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New WiFi HaLow standard offers double the range, lower power consumption

The Internet of Things requires low power consumption and long range, and HaLow delivers both.

Published onJanuary 4, 2016

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The Internet of Things requires low power consumption and long range, and HaLow delivers both.

Announced today by WiFi Alliance, HaLow (pronounced “halo”) is an extension of the upcoming 802.11ah WiFi standard designed for the millions of smart devices that are expected to invade our lives in the following years.

WiFi HaLow will operate in the 900MHz band, which is unlicensed spectrum. Because it works at frequencies below 1GHz, HaLow needs less power to transmit data and can do it over longer ranges. WiFi Alliance says HaLow has double the maximum range of 802.11ac, and that it can reach 1 kilometer (3,300 ft.) in certain conditions.

HaLow has double the maximum range of 802.11ac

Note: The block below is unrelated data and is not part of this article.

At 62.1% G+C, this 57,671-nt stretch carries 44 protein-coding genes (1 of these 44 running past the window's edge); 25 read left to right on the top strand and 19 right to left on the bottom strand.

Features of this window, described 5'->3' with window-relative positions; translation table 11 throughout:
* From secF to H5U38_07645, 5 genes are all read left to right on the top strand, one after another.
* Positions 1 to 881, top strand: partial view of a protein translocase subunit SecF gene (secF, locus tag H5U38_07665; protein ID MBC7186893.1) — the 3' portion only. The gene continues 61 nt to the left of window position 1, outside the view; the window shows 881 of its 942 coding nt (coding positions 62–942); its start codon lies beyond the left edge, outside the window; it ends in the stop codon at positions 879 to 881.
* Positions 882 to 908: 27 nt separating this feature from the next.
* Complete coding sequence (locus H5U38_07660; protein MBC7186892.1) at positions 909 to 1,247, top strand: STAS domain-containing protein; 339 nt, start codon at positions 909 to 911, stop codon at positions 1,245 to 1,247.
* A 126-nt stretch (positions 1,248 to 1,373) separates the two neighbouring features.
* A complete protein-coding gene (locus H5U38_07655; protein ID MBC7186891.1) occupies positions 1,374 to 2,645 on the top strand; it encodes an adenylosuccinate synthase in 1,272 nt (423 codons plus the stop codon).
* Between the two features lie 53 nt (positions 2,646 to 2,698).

WiFi HaLow is designed for use cases where low power and long range are more important than high data throughput. Compatible devices will initially be certified for speeds varying from just 150Kbps up to 18Mbps.

Thanks to the properties of the spectrum range it operates in, WiFi HaLow can penetrate concrete walls and other obstacles that greatly reduce the range of devices using current standards.

Like Bluetooth LE, WiFi HaLow is primarily designed to accommodate battery-powered devices. Everything from smartwatches, to security cameras, various sensors, smart appliances, and cars will be able to use HaLow to connect to central hubs, that can, in turn, link to the cloud through higher capacity connections.

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Access points supporting HaLow’s 900 MHz bands will probably also support 2.4GHz and 5GHz bands, making it easy to connect everything from laptops to wearables or even implantable devices. Applications could go further than IoT though – WiFi connectivity is a major battery drain, so this new low-power standard could improve battery life on smartphones and many other type of devices.

The first HaLow certified devices will ship from 2018, according to WiFi Alliance.

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